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Happiness for the Depressed


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Feeling depressed? All the happiness lessons not working for you. Maybe that is exactly where you should be. Important lessons on how to deal with depression

Published in: Lifestyle
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Happiness for the Depressed

  1. 1. Happiness for when you are depressed
  2. 2. When all the happiness lessons don’t help…
  3. 3. Explore your depression and find out why you are depressed. Sometimes you can do this alone with reflection. Sometimes it takes talking with a good friend or family member who loves you and can listen without judging or advising.
  4. 4. If you avoid your lows, you cut off your emotions altogether. It’s important to have your feelings without judgment. Judge your actions (meaning it’s not okay to act badly because you feel bad). Do not judge your feelings, thoughts or wishes.
  5. 5. Seek help from a mental health professional or your doctor. Sometimes there is a physiological problem that medicine can help with. Most of the time it helps to talk. It’s important to seek help from someone you trust and whom you feel cares about you and does not judge you.
  6. 6. Depression takes many forms: insomnia numbness inability to focus loss of enjoyment weight loss anxiety sadness guilt fatigue hopelessness anger little things get you down but the big things don’t and other forms…
  7. 7. Often depression is interrupted grief. Often you have not fully expressed feelings of loss for: - something or someone who is gone, - something you never had, - a lost hope, - a broken dream, - a hurt or harm done to you or that you did to someone, -something that is happening that you don’t or didn’t want to happen.
  8. 8. Give yourself the time and space to understand your depression. Turn towards your feelings with curiosity even though they are really hard. Allow yourself to express the thoughts, feelings and wishes that you may find unacceptable to express.
  9. 9. Everything changes, even this. If it feels like you are the depression and you will never change, notice how the depression shifts in you. Allow yourself to feel the shades of the depression and notice yourself allowing yourself to feel those shades of depression.
  10. 10. And remember- fully feeling your lows opens the door for you to feel fully happy. To recap: Feel your feelings without judgment. Understand what you are grieving. Talk with someone you trust. Seek help (including medicine from a doctor if your problem is physiological).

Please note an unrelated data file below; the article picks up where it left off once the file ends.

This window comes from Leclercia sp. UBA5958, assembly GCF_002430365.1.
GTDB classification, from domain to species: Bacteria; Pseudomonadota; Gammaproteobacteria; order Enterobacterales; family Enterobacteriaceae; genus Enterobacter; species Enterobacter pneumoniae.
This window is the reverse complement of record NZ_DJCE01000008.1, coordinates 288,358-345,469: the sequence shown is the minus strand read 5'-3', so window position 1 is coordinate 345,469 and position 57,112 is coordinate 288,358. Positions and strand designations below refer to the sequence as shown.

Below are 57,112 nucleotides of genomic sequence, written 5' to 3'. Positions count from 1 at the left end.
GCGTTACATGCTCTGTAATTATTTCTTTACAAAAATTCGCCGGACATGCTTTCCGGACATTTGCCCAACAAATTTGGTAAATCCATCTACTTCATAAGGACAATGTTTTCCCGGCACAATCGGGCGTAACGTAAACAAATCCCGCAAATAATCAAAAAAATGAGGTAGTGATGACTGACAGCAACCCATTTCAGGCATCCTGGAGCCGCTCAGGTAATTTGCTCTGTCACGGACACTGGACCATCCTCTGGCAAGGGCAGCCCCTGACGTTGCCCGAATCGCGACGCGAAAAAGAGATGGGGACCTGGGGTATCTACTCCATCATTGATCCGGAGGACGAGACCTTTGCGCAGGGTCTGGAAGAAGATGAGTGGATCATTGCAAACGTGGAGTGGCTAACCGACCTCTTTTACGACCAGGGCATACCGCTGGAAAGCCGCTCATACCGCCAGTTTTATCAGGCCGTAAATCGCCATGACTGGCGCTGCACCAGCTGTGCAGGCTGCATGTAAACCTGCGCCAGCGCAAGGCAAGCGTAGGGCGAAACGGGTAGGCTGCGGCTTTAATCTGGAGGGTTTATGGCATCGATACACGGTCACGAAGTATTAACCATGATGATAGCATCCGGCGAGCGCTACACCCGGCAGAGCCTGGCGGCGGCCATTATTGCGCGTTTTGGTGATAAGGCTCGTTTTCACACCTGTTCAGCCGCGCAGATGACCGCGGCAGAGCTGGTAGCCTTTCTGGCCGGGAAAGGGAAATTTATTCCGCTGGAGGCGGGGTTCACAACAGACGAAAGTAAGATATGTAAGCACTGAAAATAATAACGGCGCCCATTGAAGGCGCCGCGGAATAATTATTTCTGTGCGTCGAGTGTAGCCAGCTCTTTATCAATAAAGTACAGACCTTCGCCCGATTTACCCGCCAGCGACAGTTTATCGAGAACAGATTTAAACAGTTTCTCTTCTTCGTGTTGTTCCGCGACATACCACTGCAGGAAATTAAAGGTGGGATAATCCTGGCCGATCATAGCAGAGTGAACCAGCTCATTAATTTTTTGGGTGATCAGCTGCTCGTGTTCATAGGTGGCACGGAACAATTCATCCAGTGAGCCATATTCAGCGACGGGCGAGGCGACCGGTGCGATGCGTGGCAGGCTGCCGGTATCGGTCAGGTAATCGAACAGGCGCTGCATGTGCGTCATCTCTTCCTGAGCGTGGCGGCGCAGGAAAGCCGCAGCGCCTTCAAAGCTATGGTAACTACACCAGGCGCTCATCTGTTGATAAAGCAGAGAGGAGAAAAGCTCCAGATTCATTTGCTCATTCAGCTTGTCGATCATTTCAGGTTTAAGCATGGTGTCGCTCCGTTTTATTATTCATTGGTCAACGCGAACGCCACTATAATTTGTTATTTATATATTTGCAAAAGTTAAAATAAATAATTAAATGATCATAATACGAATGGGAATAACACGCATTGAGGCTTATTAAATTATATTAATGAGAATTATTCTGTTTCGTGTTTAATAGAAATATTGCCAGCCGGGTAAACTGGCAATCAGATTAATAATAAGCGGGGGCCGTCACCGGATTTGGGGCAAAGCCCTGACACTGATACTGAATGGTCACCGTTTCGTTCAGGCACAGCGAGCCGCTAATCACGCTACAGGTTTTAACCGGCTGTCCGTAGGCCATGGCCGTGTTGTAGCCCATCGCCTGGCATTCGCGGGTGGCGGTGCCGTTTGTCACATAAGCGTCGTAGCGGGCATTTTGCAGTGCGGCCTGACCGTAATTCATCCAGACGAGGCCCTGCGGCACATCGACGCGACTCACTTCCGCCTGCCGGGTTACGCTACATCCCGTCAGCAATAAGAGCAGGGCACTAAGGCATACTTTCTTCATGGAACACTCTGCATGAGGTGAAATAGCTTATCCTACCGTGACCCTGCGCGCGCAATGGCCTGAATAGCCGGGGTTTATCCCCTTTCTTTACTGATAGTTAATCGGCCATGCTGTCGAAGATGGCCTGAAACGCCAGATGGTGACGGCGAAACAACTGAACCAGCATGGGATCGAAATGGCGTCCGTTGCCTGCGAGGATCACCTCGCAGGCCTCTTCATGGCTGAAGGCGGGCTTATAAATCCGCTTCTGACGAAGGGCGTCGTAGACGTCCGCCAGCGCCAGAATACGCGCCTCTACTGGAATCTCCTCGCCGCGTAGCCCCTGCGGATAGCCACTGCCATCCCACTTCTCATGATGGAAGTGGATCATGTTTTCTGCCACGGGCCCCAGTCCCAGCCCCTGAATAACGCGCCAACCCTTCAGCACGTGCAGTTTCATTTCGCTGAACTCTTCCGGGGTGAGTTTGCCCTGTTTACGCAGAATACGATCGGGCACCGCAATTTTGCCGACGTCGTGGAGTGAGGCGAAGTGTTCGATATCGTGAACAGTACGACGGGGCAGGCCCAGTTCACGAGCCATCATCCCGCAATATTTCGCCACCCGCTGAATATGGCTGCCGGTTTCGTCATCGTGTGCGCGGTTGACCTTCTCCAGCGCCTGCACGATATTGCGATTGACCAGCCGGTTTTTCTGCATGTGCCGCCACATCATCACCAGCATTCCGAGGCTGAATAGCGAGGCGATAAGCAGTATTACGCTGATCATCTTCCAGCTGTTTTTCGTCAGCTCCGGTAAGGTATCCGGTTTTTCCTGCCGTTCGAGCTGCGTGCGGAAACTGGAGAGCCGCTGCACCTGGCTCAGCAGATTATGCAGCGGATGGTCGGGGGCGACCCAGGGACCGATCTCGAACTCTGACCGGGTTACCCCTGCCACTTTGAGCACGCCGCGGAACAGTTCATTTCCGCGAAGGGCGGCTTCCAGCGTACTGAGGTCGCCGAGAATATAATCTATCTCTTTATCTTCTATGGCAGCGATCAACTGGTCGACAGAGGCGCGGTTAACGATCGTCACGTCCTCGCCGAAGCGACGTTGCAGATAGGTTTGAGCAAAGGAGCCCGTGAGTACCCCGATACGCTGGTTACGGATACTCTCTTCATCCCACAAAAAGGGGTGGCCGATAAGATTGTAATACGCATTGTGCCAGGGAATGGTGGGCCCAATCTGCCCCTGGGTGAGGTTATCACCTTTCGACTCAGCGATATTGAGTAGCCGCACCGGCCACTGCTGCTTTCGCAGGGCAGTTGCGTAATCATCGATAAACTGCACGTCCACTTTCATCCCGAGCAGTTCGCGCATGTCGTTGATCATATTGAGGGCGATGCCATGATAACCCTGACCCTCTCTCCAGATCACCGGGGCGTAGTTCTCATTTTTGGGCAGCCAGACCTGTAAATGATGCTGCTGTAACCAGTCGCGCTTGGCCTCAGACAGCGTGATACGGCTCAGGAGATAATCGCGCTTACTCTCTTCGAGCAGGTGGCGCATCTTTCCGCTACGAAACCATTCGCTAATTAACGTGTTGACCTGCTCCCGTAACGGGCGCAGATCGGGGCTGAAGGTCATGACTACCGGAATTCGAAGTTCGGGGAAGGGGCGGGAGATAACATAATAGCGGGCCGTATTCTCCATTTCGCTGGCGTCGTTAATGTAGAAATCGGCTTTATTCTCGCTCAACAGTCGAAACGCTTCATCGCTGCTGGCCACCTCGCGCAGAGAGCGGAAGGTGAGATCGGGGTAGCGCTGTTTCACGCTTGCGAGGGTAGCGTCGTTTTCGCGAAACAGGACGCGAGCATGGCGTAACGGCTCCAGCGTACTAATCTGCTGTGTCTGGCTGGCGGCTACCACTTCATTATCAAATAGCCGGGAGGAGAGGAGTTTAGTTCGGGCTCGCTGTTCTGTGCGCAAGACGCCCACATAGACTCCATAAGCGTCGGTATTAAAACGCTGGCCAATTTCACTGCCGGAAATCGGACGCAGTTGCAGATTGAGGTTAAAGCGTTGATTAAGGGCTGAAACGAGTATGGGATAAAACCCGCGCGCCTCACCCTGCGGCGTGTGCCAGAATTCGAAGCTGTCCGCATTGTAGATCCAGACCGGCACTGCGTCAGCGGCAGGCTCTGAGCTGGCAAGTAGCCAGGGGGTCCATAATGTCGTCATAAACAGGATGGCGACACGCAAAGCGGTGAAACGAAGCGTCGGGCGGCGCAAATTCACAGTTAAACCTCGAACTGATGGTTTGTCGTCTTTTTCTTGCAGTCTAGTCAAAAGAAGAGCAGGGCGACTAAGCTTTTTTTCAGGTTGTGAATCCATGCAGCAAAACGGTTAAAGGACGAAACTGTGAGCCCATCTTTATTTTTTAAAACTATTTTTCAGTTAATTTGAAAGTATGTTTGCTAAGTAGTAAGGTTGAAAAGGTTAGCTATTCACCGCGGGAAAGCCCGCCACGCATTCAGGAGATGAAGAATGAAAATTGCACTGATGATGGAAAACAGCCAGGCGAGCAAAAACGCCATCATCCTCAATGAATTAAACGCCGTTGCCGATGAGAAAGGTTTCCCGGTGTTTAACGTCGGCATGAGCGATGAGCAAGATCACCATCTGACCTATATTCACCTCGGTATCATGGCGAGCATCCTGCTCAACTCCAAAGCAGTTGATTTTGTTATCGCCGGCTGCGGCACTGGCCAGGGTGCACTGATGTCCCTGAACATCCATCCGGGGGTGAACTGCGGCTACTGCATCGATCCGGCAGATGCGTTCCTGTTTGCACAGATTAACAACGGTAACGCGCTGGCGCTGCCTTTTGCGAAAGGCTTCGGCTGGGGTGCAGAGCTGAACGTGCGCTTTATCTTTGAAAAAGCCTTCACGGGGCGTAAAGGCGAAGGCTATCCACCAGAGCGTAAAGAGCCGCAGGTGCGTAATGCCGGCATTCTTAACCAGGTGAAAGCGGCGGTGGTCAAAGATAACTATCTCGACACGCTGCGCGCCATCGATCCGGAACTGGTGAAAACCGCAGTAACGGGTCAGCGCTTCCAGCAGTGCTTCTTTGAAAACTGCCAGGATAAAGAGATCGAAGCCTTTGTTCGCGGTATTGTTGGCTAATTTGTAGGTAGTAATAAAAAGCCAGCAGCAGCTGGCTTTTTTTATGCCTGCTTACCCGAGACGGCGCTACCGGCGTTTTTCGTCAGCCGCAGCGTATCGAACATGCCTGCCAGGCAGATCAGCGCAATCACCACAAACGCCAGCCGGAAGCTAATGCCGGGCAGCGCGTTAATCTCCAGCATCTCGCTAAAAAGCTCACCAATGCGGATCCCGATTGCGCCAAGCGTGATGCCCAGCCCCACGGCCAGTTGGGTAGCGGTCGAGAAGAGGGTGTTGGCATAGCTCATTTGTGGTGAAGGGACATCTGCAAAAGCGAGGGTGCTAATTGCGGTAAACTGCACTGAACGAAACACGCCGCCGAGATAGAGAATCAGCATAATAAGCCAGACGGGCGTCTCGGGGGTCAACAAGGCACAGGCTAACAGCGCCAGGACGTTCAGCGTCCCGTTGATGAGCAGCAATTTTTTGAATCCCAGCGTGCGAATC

11. 11. Let’s look a little more at grief. Denial Anger Bargaining Depression & then…acceptance. Remember – feelings are not mutually exclusive. There are four phases of grief before acceptance:
  12. 12. more here on grief You can have all kinds of conflicting feelings at the same time. You may cycle through the stage of grief in minutes, days, hours or years & over and over again.
  13. 13. Denial can take many forms Disbelief. Forgetting. Pretending it did not happen. Refusing to talk or think about it. Acting super-strong. Huffing and puffing. Minimizing the event. Diving into work. Inebriation with drugs or alcohol, excessive TV or reading. Rationalization, over-analyzing, intellectualizing or philosophizing. Blank parts of your life. Not remembering entire events or times. …& other ways.
  14. 14. Anger can take many forms Rage, quick to anger or a short fuse. Resentful feelings that won’t go away. Blame. Grumpy, discontent, unable to find pleasure in anything. Self-hatred, not caring about self, destructive or risky actions Critical of everything and unable to find satisfaction anywhere. Strong feelings of being right or self-righteousness. Self justification. Stubbornness. Refusal to listen to another perspective. Urgently solving the problem. Taking action to “fix” things. & other ways…
  15. 15. Bargaining can take many forms Wishing it was you who suffered instead. Feeling like trading your life to make things right. Making imaginary deals in the past of future. Trying to make things right by actions. Pleading, promising, threatening. & other ways…
  16. 16. more here on grief Grief & depression are not the same thing. Depression is a stage of grief. It can last for years, even decades if the grief process is interrupted. Often it takes talking about the reason for the grief. Sometimes medication from a doctor or therapist is helpful in conjunction with talk-therapy (rarely without talk-therapy).
  17. 17. Everyone has a few experiences with depression in their lives. When we fully process our depression, we open the gates to fully feeling our joy and happiness again.
  18. 18. Depression can happen to anyone at any age, from a very young child to an elder.
  19. 19. Most of us learn lessons on happiness that focus on staying positive. When you are depressed, take time to fully process so that you can really feel good again. Then you will be ready for happiness lessons.